​3. Eat more healthy fats

Healthy fats, like those found in olive oil and salmon, may boost your body’s immune response to pathogens by decreasing inflammation.
Although low-level inflammation is a normal response to stress or injury, chronic inflammation can suppress your immune system.
Olive oil, which is highly anti-inflammatory, is linked to a decreased risk of chronic diseases like heart disease and type 2 diabetes. Plus, its anti-inflammatory properties may help your body fight off harmful disease-causing bacteria and viruses.
Omega-3 fatty acids, such as those in salmon and chia seeds, fight inflammation as well.

4. Eat more fermented foods or take a probiotic supplement

​Fermented foods are rich in beneficial bacteria called probiotics, which populate your digestive tract.
These foods include yogurt, sauerkraut, kimchi, kefir, and natto.
Research suggests that a flourishing network of gut bacteria can help your immune cells differentiate between normal, healthy cells and harmful invader organisms.
In a 3-month study in 126 children, those who drank just 2.4 ounces (70 ml) of fermented milk daily had about 20% fewer childhood infectious diseases, compared with a control group.
If you don’t regularly eat fermented foods, probiotic supplements are another option.
In a 28-day study in 152 people infected with rhinovirus, those who supplemented with probiotic Bifidobacterium animalis had a stronger immune response and lower levels of the virus in their nasal mucus than a control group.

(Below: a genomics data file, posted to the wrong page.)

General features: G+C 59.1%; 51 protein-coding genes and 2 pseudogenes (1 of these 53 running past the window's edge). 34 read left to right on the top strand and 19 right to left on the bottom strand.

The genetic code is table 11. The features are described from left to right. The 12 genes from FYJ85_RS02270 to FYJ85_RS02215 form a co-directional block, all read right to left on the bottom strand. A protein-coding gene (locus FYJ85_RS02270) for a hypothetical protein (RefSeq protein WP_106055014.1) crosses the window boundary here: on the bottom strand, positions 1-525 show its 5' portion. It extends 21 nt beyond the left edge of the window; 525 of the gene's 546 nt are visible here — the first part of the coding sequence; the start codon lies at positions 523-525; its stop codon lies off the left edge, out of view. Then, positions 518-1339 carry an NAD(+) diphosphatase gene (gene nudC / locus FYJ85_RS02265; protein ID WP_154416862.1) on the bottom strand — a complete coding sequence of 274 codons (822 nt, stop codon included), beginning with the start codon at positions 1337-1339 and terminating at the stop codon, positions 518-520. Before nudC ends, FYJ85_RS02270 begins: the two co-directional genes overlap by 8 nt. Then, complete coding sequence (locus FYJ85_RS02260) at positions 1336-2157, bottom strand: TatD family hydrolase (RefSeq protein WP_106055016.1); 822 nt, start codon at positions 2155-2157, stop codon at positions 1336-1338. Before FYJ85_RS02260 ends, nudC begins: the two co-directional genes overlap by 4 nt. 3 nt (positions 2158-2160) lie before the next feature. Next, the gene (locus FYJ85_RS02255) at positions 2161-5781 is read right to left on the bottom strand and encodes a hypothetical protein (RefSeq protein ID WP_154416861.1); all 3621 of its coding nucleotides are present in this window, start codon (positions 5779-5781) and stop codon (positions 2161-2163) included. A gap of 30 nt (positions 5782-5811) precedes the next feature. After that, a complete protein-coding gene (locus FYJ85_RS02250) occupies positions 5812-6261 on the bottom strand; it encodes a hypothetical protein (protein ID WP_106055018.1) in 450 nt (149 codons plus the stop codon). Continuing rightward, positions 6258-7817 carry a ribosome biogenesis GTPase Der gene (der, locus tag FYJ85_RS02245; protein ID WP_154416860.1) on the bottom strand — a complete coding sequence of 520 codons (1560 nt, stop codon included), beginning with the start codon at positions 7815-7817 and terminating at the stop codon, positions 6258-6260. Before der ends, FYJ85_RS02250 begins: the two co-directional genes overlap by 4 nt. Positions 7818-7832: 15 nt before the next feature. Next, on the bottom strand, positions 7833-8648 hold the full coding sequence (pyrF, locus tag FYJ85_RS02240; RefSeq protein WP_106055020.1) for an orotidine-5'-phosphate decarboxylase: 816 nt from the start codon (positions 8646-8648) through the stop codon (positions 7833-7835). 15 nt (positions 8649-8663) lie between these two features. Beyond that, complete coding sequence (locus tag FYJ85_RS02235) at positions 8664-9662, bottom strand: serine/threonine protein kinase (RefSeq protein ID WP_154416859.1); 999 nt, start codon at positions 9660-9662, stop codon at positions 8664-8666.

​5. Limit added sugars

​Emerging research suggests that added sugars and refined carbs may contribute disproportionately to overweight and obesity.
Obesity may likewise increase your risk of getting sick.
According to an observational study in around 1,000 people, people with obesity who were administered the flu vaccine were twice as likely to still get the flu than individuals without obesity who received the vaccine.
Curbing your sugar intake can decrease inflammation and aid weight loss, thus reducing your risk of chronic health conditions like type 2 diabetes and heart disease.
Given that obesity, type 2 diabetes, and heart disease can all weaken your immune system, limiting added sugars is an important part of an immune-boosting diet.
You should strive to limit your sugar intake to less than 5% of your daily calories. This equals about 2 tablespoons (25 grams) of sugar for someone on a 2,000-calorie diet.

​6. Engage in moderate exercise

Although prolonged intense exercise can suppress your immune system, moderate exercise can give it a boost.
Studies indicate that even a single session of moderate exercise can boost the effectiveness of vaccines in people with compromised immune systems.
What’s more, regular, moderate exercise may reduce inflammation and help your immune cells regenerate regularly.
Examples of moderate exercise include brisk walking, steady bicycling, jogging, swimming, and light hiking. Most people should aim for at least 150 minutes of moderate exercise per week.

​7. Stay hydrated

​Hydration doesn’t necessarily protect you from germs and viruses, but preventing dehydration is important to your overall health.